The Definitive Rules for Stealing Santa

Let me be clear: there is one way to play Stealing Santa.

1 I mean, St Nicholas was probably a real guy and was a pretty cool dude by all accounts—he saved women out of poverty and prostitution, that sort of thing—you can go read up about how he was such a beast and a badass. But the chubby guy in a red suit is as fictional as the Easter Bunny, and if I've just ruined Christmas for your kid, maybe you shouldn't let him read over your shoulder when you see a spoiler warning.

Seeing as how Santa's not real,1 you don't need to pretend to be nice during Christmas. And being naughty is so much more fun.

So for some light-hearted, mean-spirited, present re-distribution that indulges the kleptomanic amongst us, you should play Stealing Santa. Maybe with your family, maybe at your work Christmas function. (My hot tip: exclude the kids from the petty thievery, because making kids cry ruins Christmas for everybody.)

The Rules

There are several different variants, but here are the rules that work best:

  1. Agree upon a dollar figure (say, $20).
  2. Everyone brings a wrapped gift worth $20.
  3. Write down a number for every player, e.g. if there are twenty players, write down the numbers 1 to 20 on separate pieces of paper and put these into a hat.
  4. Everyone places their present in the centre, and draws a random number from a hat.
  5. Player 1 picks a present and opens it.
  6. Player 2 decides first whether to steal Player 1's present, or open a new present, and then does so. (Pro tip: Ensure players declare this loudly before they touch a single present.)
  7. If your present gets stolen, you may either steal from another player, or open a new present.
  8. Once someone opens a new present, move to the next number (#3, #4, and so forth), and repeat step 6.
  9. Continue until everyone's had a go!

There is an alternate version of the rules which involves opening present BEFORE deciding to steal from others. That is the vastly inferior version of the game.

Two extra rules that are very important:

  • A present cannot be stolen more than 3 times.
  • You can't steal from the player who just stole from you.

We've done Stealing Santa at our work Christmas party several years in a row, and this is the version everyone agrees works best.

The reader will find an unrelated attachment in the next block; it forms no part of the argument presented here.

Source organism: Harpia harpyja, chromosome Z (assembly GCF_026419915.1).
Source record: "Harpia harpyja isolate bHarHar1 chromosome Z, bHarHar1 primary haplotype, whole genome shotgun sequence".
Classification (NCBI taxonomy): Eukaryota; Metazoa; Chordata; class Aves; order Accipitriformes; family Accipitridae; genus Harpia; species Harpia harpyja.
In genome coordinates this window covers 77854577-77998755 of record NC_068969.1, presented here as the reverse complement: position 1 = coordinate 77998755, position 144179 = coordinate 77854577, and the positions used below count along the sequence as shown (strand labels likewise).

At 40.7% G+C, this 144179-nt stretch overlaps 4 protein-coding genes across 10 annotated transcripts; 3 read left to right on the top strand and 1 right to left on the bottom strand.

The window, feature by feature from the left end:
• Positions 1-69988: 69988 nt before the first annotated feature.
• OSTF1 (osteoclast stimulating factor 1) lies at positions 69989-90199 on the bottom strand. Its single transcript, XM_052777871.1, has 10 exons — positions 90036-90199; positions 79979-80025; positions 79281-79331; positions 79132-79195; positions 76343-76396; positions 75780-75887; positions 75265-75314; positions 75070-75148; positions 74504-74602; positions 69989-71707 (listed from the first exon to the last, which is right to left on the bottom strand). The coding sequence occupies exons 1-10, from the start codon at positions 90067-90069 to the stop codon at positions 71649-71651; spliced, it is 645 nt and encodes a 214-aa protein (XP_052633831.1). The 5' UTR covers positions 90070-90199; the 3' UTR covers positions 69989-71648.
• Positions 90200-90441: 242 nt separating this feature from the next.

(Tiff taught me these rules and used this as her source, so whoever ~alex is, many thanks.)

Tips and Tricks

It's important that people bring decent gifts. Some people encourage buying generic presents, but I think it's better for everyone to buy something that they themselves would like. Then at least one person would like to steal every gift, and prodigious theft is what makes this game work.

$20 is a good sum, because it means you can bring a bottle of wine, a book, a CD, a DVD, but YMMV. At our last Christmas party, $20 JB Hifi vouchers were hot property.

If people want to fake out others by disguising the packaging, that should be encouraged.

Also, don't let players feel all the presents before deciding not to steal instead. If they want to take a present, they have to commit in advance.

I hinted at this earlier, but don't play this game with small children. Stealing things from small children makes them cry. Wait until they're adults before ruining Christmas for them, hmmm?


This is the copy of the rules I plan on circulating whenever I next need to play the game, so if you have any comments, feedback or suggestions, hit me up!

This story originally appeared in December 2018.


Comments

    I played this one Christmas at work with about 30 people. It was great fun.

      Yeah, we did it with about 50 and it was chaos. My voice was dead by the end, but it was a very good way to spend the time given that it was bucketing down outside.

    This works pretty well but when it's done by the family, there is so much dumb shit they add. I don't fight it anymore, just go along with the shit because they are usually forgettable gifts.

    Once there was all these competition to get points and at the end you got 1 free trade against anyone else. Each year they add more and more shit after the last person has opened a present.

    If you follow the proper rules it works pretty well.

    The problem with this and the variants that most people play is that it assumes that the value of the gift is greater than the value of opening the gift. The gift opening is the most exciting part (there's been studies on this stuff by sciencey people).

    I'd suggest the way that it was played at my old game studio works better.
    1. Player 1 opens a gift.
    2. Player 2 opens a gift. They may now swap the gift with player 1 if they wish.
    3. Step 2 is repeated through the rest of the players.
    4. Once all players have had an opportunity to open a gift, Player 1 is allowed to swap whichever gift they've wound up with for any of the others.

    It's all round cleaner and better balanced

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